More than 200,000 individuals in Massachusetts still uninsured due to cost, application, eligibility, other challenges, says study led by UMass Medical School

March 01, 2016

The cost of health insurance, limits in eligibility and difficulties with the application process are among the major reasons why more than 200,000 individuals across Massachusetts are still uninsured, according to a report co-authored by UMass Medical School and commissioned by the Blue Cross Blue Shield of Massachusetts (BCBSMA) Foundation. The report authors conclude that the experiences of the remaining uninsured can inform future strategies for improving health insurance access.

The Remaining Uninsured in Massachusetts: Experiences of Individuals Living without Health Insurance Coverage, released Feb. 18, summarizes the findings of a qualitative study by UMass Medical School’s Commonwealth Medicine division in which 33 uninsured individuals were interviewed about their experiences of having no health insurance. The report includes the personal stories of five individuals who have experienced the challenges and consequences of being uninsured.

The study was led by Michael Chin, MD, assistant professor of UMass Medical School’s Department of Family Medicine and Community Health and health policy associate in the Research and Evaluation Unit within Commonwealth Medicine; and Deborah Gurewich, PhD, assistant professor of UMass Medical School’s Department of Family Medicine and Community Health and associate director of the Research and Evaluation Unit within Commonwealth Medicine. The Commonwealth Medicine co-authors are Kathy Muhr, MEd, and Heather Posner, MA, of the Research and Evaluation Unit; and Jennifer Rosinski of Marketing Analytics. Elise LaFlamme, MD, a family physician in Lawrence, and Audrey Gasteier, MS, of the Commonwealth Health Insurance Connector Authority also were contributing co-authors.

Massachusetts has the lowest uninsurance rate in the nation at about 3 percent, an achievement that is partly the result of the state’s 2006 health care reform law, according to the report. In 2006, 8 percent of the state’s population was uninsured, but that rate was down to 3 percent in 2008. The remaining uninsured individuals and families in Massachusetts are living with the potential adverse health effects and financial impacts of not having health insurance, the report says.

The study was conducted to better understand the reasons that individuals in Massachusetts are uninsured and to inform future strategies that might minimize the barriers to coverage experienced by some residents.

Key findings of the study:

  • Individuals are uninsured for a variety of reasons, including the inability to afford health insurance and changes in circumstances that result in the loss of employer-sponsored insurance.

  • Most uninsured individuals wanted health insurance coverage.

  • There are a variety of reasons why some people had not applied for health insurance, including not being eligible for employer-sponsored insurance or subsidized health insurance, and not being able to afford health insurance, even if it is subsidized.

  • The possibility of penalties for not having health insurance was not a major factor influencing the majority of those who were interviewed.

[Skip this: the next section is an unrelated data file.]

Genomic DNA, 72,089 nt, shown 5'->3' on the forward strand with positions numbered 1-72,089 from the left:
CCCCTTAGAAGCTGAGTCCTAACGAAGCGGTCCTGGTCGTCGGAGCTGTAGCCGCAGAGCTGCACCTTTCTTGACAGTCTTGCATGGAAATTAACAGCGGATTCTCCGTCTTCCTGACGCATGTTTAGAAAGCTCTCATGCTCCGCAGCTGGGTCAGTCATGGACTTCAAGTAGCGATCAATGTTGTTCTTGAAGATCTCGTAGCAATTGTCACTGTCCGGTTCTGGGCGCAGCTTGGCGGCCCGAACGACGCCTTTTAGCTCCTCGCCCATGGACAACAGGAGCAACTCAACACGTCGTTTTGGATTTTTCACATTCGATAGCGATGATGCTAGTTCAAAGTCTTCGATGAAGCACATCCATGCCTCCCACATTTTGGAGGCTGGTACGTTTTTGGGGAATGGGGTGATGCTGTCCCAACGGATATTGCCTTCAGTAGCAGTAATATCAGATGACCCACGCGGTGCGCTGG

• Uninsured individuals had voiced common themes concerning their experiences in applying for health insurance, including a strong preference for in-person assistance over applying by phone or online.

  • Uninsured individuals had suggestions for how to help people applying for coverage, including making application information more understandable, increasing the availability of in-person assistance, and having the Enrollment Assisters who speak different languages.

Consumer stories bring the report statistics to life:

  • Winslow Thayer, who had to postpone medical tests to find out why he was having trouble breathing after being laid off from his job and not being able to afford to continue health insurance. He later qualified for MassHealth, the Massachusetts Medicaid program.

  • Carlin Usher, an immigrant from Jamaica who moved frequently to find temporary employment that did not offer health insurance benefits. She wasn’t aware that MassHealth was an option, but a work colleague explained that she would qualify and helped her obtain coverage. She is now insured for the first time in her life.

  • Rosalia Reyes, who will need several more years to pay off debt incurred in July 2015 when she was uninsured and sought treatment for weakness in her hand. After immigrating to Lawrence from the Dominican Republic in 2009, she worked odd jobs for minimal wages that did not provide health insurance benefits. She was unable to afford health insurance through her husband’s employer and has had to pay a penalty of about $700 twice for not having health insurance.

  • Renata Bussadori, who lived without health insurance for seven years and put off getting annual check-ups and new glasses when her vision worsened. She lost MassHealth when she was a teenager and her family’s income increase disqualified them from coverage. As an adult, she couldn’t afford health insurance along with college tuition and loans for her car and a medical training program.

  • Francisca Ynoa, who worked full time in Massachusetts for 25 years before finding out in 2014 that she was no longer eligible for MassHealth. Though she had an option to buy private health insurance from her full-time employer, she couldn’t afford the least expensive option at $200 a month.

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